How Much Is the Annual Gift Tax Exclusion?

How much money can you give someone before you have to pay tax on it?

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The Internal Revenue Code imposes a gift tax on property or cash you give to any one person or entity, but it also provides a couple of ways to avoid the tax. One option is the annual gift tax exclusion. Only the value of a gift that exceeds this threshold can be taxed. For tax year 2022, the annual gift tax exclusion is $16,000. For tax year 2023, it's $17,000.

Key Takeaways

  • You can give any individual up to $16,000 in tax year 2022 and $17,000 in tax year 2023, and not incur a gift tax.
  • The tax applies to cash gifts as well as property.
  • Payments made directly on someone's behalf to an institution, such as a university or health care facility, do not fall under the gift tax.
  • The gift giver is the one who pays the gift tax, if needed.

The Tax Definition of a Gift

The IRS defines a "gift" as anything for which you don't receive full consideration in return. You've given a gift of $100,000 if you sell a piece of property to your niece for $100,000, but the property had a fair market value of $200,000.


Fair market value is defined as what someone would pay for an item in a reasonable exchange when neither the buyer nor the seller is under pressure to pay too much or sell for too little.

Annual Gift Tax Exclusion: 1997 to 2023

The gift tax exclusion increases every year or so. For tax year 2022, it's $16,000. For tax year 2023, it's $17,000. The annual gift tax exclusion was first indexed for inflation as part of the Tax Relief Act of 1997, so the amount can increase from year to year to keep pace with the economy, but only in increments of $1,000.

Year Annual Gift Tax Exclusion Amount
1997 $10,000
1998 $10,000
1999 $10,000
2000 $10,000
2001 $10,000
2002 $11,000
2003 $11,000
2004 $11,000
2005 $11,000
2006 $12,000
2007 $12,000
2008 $12,000
2009 $13,000
2010 $13,000
2011 $13,000
2012 $13,000
2013 $14,000
2014 $14,000
2015 $14,000
2016 $14,000
2017 $14,000
2018 $15,000
2019 $15,000
2020 $15,000
2021 $15,000
2022 $16,000
2023 $17,000

How the Annual Gift Tax Exclusion Works

You could give any individual up to $16,000 in tax year 2022, and up to $17,000 in 2023, without paying a gift tax. The "annual" part of the exclusion means you could gift $16,000 on Dec. 31, 2022, and another $17,000 on Jan. 1, 2023, without incurring tax because the gifts would occur in two separate tax years.

The gift doesn't have to be made in one lump sum. The tax will also come due if you cumulatively exceed the exclusion amount, such as if you give someone $2,000 a month for 12 months. You'd owe the gift tax on the difference between the total annual amount ($24,000) and the exclusion for that tax year.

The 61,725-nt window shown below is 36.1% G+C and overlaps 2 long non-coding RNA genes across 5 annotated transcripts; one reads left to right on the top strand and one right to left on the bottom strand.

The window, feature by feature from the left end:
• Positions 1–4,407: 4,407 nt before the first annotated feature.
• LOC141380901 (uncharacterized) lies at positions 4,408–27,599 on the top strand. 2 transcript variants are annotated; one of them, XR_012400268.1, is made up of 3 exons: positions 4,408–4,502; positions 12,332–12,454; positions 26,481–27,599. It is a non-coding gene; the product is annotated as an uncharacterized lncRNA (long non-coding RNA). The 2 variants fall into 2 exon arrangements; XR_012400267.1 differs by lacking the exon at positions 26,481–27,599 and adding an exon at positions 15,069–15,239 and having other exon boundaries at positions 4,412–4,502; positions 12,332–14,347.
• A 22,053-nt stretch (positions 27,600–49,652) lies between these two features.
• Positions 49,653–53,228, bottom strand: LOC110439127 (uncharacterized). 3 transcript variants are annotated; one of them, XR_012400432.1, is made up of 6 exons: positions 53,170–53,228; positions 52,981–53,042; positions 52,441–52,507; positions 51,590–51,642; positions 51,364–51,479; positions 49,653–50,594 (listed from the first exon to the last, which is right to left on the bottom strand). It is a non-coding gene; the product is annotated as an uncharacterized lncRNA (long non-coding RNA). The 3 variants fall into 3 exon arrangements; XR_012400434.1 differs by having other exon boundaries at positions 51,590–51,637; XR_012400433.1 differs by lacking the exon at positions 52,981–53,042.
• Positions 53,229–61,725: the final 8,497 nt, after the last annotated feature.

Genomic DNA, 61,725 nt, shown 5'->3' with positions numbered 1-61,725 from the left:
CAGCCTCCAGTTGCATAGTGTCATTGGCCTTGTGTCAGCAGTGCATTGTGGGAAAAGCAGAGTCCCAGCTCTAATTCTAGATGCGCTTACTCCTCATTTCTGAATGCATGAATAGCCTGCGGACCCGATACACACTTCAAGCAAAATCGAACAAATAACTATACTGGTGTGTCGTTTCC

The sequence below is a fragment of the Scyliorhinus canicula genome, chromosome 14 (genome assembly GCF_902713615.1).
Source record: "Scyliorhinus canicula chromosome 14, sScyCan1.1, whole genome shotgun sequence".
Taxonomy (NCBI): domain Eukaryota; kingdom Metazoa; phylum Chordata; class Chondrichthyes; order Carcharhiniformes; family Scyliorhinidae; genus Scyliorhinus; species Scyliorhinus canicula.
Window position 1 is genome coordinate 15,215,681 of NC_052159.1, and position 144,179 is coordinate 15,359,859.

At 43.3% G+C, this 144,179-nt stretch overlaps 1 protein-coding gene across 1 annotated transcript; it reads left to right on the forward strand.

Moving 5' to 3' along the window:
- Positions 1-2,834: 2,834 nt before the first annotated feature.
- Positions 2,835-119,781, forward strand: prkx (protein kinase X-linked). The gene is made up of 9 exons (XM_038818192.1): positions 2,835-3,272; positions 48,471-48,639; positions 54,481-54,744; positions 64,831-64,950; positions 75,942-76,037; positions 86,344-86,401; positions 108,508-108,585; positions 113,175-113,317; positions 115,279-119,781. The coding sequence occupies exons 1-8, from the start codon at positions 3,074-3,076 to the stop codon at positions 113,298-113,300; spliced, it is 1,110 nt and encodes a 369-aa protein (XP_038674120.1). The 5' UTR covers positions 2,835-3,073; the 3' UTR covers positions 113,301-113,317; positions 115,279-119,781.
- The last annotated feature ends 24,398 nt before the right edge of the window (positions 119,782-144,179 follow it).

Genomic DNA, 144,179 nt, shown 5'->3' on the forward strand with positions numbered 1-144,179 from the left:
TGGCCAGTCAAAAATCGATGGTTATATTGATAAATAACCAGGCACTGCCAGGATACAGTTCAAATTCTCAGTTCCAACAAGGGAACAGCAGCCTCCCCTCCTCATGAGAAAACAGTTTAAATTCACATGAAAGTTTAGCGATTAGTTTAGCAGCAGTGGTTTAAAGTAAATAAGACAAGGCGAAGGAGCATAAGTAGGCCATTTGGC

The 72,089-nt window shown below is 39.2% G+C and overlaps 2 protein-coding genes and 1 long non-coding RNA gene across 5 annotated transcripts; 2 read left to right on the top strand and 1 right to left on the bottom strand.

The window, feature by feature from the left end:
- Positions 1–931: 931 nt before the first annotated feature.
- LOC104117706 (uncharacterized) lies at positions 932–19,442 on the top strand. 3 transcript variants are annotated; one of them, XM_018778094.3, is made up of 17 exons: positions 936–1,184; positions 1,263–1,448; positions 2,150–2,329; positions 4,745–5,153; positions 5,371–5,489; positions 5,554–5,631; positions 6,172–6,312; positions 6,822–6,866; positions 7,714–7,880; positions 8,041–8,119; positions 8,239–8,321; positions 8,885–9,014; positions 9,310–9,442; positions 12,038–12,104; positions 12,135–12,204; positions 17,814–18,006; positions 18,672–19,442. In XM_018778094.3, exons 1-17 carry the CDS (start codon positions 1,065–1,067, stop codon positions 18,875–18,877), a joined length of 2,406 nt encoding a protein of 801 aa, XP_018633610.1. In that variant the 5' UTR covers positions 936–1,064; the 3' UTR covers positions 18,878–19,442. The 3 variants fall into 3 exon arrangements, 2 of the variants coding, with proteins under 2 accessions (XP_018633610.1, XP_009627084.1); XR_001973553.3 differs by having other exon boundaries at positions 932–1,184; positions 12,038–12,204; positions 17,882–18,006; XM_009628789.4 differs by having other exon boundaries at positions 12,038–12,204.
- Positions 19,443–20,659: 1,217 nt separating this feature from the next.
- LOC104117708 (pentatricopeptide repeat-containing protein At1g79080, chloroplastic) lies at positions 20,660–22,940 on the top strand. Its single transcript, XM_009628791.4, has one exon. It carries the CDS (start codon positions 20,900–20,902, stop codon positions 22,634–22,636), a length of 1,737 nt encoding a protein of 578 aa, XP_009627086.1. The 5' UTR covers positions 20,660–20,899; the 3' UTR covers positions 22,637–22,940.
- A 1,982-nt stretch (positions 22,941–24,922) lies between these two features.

Exceptions to the Gift Tax Rules

These rules don't apply to everything and everyone. You can make unlimited gifts in the form of tuition, other qualified educational expenses, and medical expenses if you pay the learning institution or the care provider directly. They're not gifts, and they don't count against the exclusion amount if you pay schooling or doctor bills on someone's behalf.


You can make unlimited gifts to political organizations and to your spouse as well, provided your spouse is a U.S. citizen.

Gifts to non-citizen spouses are capped each year. For tax year 2022, the cap is $164,000. For 2023, it's $175,000. Similar to the annual exclusion for everyone else, you can give your non-citizen spouse this much per year without incurring a gift tax.

The Lifetime Exemption

The gift tax must be paid one way or another if you exceed the annual exclusion, but this doesn't necessarily mean that you must hand over cash to the IRS. The U.S. tax code also provides for a lifetime exemption that allows you to effectively bump the tax over to another exclusion.

This exemption is sometimes referred to as the "unified credit" because it shares its cap with the estate tax. For tax year 2022, the government said you can transfer up to $12.06 million in money or property tax-free to other individuals, either as gifts during your lifetime or from your estate at your death. For tax year 2023, this lifetime exclusion limit is $12.92 million.

You can effectively assign any gifts that exceed the annual exclusion to this unified credit if you decide you don't want to pay the gift tax in the year you go over the amount of the exclusion. If you were to give someone $920,000 in 2023, $12 million of the exemption—plus the annual exclusion amount—would remain to shield other gifts you give over the annual exclusion and your estate at the time of your death.

Frequently Asked Questions (FAQs)

What is the annual gift tax exclusion?

The annual gift tax exclusion is the amount of money or property that you can someone per year without needing to pay taxes.

What happens if you exceed the annual gift tax exclusion?

If you exceed the annual gift tax exclusion, you can either choose to pay taxes on the difference between the exclusion and your gift amount, or you may be able to count it toward your lifetime exclusion, which is a total amount tied to the estate taxes you may have to pay in the future.

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The Balance uses only high-quality sources, including peer-reviewed studies, to support the facts within our articles. Read our editorial process to learn more about how we fact-check and keep our content accurate, reliable, and trustworthy.
  1. IRS. “IRS Provides Tax Inflation Adjustments for Tax Year 2023.”

  2. IRS. "Publication 561 Determining the Value of Donated Property."

  3. IRS. "Frequently Asked Questions on Gift Taxes."

  4. IRS. "Frequently Asked Questions on Gift Taxes for Nonresidents Not Citizens of the United States."

  5. IRS. "Estate Tax."

  6. IRS. "Estate Tax."

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